2 Top Markets…and 2 to Avoid

05/26/2012 11:00 am EST

Focus: STRATEGIES

Jack Ablin

CIO & Executive Vice President, BMO Private Bank

Jack Ablin of Harris Private Bank uses his five-point method to evaluate the changing climate for stock investors, in the process revealing the types best suited to today’s markets.

We’re here with Jack Ablin, who’s going to tell us where to look for the best opportunities in the markets today.

Great, thanks Gregg. Yeah, I look at five factors in evaluating the market: valuation, the economy, liquidity, psychology, and momentum.

From a valuation basis, the equity markets are generally slightly undervalued. A decent deal, not a table-pounding deal. And I would look at US Large-Cap, US Large-Cap Growth as probably the cheapest markets; maybe some emerging markets also as among the cheapest major markets in the world.

The economic backdrop is neutral to weakening, so we want to be in slightly more higher quality, lower beta, so to speak, investments, perhaps with a dividend orientation. Liquidity neutral, so it really doesn’t advantage necessarily borrowers or growth companies.

Psychology slightly positive, meaning that investors are nervous or worried. Nervous and worried investors have lower expectations than optimistic investors, and so in a world where reality and expectations converge to create market performance, lower expectations are better.

And then lastly, momentum. Momentum is positive, and in a secular sideways market, momentum is one of the most important factors engaging the direction of the market. So we still believe it’s worth taking a little extra risk here.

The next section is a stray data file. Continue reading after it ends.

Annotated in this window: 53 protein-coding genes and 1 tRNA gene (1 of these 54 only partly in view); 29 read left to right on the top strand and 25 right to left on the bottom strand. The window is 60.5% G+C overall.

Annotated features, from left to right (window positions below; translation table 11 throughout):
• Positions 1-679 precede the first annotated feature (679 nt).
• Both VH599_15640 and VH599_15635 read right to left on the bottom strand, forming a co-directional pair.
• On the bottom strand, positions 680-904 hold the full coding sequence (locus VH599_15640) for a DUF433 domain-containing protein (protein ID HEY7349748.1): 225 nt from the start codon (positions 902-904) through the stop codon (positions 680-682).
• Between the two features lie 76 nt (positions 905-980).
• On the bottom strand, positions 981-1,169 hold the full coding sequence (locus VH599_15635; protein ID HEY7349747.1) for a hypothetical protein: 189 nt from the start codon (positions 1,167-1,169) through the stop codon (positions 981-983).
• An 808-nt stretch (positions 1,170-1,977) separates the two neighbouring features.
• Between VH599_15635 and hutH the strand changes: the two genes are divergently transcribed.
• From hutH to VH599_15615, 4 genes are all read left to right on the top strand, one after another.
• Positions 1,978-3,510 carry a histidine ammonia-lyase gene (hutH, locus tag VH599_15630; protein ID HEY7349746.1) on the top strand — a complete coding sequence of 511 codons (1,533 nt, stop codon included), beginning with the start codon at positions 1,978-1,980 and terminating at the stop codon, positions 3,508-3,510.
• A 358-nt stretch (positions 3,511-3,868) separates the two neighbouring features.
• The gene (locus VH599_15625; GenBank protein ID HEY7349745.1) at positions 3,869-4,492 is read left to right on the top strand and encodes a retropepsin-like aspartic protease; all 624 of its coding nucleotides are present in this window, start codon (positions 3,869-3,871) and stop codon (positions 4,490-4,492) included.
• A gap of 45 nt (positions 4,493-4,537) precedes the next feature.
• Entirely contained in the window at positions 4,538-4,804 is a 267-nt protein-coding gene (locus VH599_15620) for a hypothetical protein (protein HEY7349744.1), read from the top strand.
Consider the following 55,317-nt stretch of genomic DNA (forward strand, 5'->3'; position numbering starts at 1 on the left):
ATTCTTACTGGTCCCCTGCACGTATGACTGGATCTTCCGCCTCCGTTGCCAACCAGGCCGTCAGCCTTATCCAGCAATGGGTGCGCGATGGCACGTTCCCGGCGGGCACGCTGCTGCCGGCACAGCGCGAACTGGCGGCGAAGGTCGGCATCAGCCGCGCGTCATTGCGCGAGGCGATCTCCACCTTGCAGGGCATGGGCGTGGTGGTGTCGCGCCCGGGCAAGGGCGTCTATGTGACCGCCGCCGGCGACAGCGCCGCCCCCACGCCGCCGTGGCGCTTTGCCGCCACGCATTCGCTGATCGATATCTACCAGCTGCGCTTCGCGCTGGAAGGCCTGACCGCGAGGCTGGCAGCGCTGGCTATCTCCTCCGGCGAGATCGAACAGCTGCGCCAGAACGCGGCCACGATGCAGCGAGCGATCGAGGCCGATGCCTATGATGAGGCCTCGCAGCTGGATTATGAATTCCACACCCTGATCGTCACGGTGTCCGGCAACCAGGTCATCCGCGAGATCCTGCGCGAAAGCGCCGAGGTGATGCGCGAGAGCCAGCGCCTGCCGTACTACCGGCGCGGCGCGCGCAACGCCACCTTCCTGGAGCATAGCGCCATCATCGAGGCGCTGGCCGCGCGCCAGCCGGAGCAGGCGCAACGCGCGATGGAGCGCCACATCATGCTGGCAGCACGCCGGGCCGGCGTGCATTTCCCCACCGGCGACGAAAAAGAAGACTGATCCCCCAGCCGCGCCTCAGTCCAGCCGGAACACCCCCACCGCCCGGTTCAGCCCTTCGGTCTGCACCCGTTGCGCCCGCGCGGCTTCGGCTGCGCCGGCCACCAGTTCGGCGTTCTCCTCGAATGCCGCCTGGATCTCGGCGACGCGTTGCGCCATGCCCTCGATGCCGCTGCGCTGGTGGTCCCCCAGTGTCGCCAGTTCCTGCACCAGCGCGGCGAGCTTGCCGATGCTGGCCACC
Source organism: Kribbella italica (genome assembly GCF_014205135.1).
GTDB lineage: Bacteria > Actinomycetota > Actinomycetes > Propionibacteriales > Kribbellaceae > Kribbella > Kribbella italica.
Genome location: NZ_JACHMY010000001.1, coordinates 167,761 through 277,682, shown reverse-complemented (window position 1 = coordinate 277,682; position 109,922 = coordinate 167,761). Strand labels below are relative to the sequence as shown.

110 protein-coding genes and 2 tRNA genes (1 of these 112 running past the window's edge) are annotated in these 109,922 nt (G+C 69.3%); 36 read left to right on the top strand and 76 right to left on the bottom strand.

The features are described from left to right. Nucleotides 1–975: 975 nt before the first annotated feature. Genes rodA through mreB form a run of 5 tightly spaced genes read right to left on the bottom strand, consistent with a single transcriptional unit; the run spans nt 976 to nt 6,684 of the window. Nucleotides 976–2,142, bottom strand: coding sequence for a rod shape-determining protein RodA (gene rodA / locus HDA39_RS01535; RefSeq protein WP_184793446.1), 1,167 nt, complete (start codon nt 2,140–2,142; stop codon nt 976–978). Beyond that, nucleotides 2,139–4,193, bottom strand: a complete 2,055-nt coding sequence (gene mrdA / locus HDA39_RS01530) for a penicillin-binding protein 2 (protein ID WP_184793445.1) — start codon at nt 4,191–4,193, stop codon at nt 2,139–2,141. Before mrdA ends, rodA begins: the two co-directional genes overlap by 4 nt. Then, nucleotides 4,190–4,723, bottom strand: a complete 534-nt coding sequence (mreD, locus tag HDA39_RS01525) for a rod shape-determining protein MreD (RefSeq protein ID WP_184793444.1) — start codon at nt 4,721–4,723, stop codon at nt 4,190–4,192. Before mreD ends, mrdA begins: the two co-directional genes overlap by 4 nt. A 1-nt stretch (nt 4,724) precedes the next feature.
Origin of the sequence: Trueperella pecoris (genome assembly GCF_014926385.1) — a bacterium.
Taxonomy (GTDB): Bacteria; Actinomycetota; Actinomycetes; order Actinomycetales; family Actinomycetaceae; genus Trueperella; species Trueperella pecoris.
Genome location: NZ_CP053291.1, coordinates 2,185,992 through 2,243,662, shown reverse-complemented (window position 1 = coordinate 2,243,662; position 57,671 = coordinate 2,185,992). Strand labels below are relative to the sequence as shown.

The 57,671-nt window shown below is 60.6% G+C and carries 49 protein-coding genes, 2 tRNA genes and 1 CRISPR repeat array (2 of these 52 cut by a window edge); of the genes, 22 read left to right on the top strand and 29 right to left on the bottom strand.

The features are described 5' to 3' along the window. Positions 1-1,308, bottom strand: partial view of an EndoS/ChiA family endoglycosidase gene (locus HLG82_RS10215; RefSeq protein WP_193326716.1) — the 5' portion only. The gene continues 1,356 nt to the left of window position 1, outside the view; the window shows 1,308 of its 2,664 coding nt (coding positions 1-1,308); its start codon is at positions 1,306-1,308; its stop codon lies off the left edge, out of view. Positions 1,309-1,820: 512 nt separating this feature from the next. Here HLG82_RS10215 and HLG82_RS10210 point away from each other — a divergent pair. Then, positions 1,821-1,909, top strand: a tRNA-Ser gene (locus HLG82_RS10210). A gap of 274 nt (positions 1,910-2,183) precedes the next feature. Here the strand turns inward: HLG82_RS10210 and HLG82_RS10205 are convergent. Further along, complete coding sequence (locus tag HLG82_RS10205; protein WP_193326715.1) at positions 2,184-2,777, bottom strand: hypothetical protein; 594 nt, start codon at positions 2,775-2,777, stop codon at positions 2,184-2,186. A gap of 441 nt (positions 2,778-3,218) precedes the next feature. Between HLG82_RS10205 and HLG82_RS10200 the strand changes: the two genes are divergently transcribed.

Our preference, as I said: Large-Cap Growth and emerging market, and underweight Small-Cap, underweight International large and small, and just stick with this little emerging markets and US Growth barbell.

And do you see the lack of volume that’s sort of plagued the market for a long time as an issue in any of this, or where does that fit in here? Is that psychological or is that a valuation issue? Why is it that there’s no conviction from the market?

Yeah, I think it’s more of a psychological and a little bit of momentum. Also technical that we’re not seeing the volume behind a lot of the moves that we’re seeing. But generally, it’s sort of a general distrust of the market, and you can’t blame a lot of investors who…we had a flash crash a year or two ago, and we still can’t explain how it happened.

And even what volume we do have in the market is high-frequency trading, and the jury is still out on whether or not that’s healthy for the market or not. So strip that away and you really don’t have volume, and that’s discouraging because I think we do want to see the markets really improve. And I think if they do, I think we will see investors slowly get back in.

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